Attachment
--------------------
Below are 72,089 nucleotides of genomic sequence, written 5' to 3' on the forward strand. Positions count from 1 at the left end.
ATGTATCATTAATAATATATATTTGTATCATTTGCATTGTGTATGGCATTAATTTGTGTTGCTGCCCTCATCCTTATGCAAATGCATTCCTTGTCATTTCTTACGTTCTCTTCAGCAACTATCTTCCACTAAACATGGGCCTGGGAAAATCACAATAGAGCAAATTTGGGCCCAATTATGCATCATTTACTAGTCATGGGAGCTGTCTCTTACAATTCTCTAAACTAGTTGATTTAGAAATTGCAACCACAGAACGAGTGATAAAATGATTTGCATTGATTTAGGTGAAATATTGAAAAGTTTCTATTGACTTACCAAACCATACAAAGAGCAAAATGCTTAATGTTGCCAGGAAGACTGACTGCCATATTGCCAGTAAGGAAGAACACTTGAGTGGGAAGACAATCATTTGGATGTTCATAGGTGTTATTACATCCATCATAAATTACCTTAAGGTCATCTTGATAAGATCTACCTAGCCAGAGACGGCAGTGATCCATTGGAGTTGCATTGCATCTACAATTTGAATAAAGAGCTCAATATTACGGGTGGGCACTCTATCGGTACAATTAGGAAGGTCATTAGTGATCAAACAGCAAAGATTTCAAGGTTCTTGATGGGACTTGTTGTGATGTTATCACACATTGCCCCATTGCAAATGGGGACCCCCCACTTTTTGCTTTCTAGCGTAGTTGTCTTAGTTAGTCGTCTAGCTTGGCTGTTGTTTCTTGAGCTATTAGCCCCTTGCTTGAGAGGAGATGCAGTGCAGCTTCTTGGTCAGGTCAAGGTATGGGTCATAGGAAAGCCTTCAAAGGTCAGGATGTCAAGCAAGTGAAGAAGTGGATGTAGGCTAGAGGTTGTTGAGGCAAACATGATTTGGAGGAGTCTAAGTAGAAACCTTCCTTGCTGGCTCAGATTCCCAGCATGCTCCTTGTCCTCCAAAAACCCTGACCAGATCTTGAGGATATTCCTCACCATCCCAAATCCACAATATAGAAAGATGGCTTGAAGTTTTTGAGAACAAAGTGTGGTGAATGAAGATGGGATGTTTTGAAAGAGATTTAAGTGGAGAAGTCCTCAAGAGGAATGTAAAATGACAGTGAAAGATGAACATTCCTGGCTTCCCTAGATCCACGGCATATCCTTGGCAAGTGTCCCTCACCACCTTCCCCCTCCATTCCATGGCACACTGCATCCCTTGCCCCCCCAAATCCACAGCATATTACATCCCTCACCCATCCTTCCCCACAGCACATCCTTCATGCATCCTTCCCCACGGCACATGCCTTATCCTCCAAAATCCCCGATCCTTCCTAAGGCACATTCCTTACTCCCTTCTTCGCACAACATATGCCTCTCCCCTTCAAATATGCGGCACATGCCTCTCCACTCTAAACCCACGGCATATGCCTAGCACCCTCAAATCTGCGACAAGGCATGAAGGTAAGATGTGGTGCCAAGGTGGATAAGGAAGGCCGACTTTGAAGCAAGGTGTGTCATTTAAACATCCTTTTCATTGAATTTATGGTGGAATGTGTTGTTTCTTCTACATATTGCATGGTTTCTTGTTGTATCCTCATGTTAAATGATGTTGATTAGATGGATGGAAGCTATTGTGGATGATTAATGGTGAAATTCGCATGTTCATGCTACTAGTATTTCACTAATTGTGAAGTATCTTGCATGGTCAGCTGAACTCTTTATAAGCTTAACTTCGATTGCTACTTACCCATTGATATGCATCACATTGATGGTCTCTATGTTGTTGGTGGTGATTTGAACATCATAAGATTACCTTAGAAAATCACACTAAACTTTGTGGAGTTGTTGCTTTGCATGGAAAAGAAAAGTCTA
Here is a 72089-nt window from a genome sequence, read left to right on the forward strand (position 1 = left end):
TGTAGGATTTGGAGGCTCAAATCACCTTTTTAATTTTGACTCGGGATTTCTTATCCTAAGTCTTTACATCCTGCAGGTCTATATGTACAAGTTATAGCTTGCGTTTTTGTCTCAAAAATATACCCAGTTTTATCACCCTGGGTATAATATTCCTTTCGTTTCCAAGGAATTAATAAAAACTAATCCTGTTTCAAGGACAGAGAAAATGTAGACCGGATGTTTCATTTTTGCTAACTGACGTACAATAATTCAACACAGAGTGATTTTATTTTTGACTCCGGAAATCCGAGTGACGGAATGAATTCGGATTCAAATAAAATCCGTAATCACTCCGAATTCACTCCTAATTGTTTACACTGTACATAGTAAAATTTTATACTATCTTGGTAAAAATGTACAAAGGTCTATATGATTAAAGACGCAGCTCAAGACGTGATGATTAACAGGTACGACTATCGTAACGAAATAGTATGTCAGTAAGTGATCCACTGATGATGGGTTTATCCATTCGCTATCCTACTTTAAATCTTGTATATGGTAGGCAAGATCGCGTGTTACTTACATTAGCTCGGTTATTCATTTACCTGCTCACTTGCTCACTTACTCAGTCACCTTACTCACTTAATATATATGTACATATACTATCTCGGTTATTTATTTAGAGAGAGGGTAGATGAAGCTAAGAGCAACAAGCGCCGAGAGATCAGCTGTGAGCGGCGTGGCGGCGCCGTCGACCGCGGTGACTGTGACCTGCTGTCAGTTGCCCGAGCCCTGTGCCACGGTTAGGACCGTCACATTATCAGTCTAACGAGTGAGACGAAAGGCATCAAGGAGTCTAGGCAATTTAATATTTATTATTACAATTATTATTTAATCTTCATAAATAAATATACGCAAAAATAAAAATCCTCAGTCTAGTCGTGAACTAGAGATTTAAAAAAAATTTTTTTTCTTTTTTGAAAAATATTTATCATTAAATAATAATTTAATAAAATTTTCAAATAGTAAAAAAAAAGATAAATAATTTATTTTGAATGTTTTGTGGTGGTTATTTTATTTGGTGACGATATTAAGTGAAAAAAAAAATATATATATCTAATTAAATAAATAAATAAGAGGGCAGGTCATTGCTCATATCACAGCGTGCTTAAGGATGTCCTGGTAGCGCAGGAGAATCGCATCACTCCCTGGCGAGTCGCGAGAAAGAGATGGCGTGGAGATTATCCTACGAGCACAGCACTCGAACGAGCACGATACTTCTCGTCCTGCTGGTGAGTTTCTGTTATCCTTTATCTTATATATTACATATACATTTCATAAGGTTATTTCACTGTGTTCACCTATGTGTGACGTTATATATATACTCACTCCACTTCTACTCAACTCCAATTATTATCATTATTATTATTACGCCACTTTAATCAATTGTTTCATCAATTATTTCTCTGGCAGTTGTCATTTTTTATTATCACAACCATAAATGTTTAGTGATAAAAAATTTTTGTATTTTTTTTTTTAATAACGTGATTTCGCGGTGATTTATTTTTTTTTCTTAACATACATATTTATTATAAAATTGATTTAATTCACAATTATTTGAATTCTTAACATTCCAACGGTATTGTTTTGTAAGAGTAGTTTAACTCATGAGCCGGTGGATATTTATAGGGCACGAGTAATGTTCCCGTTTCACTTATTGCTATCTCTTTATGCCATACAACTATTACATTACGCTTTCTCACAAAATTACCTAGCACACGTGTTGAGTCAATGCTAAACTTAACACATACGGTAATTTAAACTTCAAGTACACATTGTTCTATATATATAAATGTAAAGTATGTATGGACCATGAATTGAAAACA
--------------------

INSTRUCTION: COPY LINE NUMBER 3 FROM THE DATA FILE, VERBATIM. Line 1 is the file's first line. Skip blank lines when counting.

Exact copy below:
Here is a 72089-nt window from a genome sequence, read left to right on the forward strand (position 1 = left end):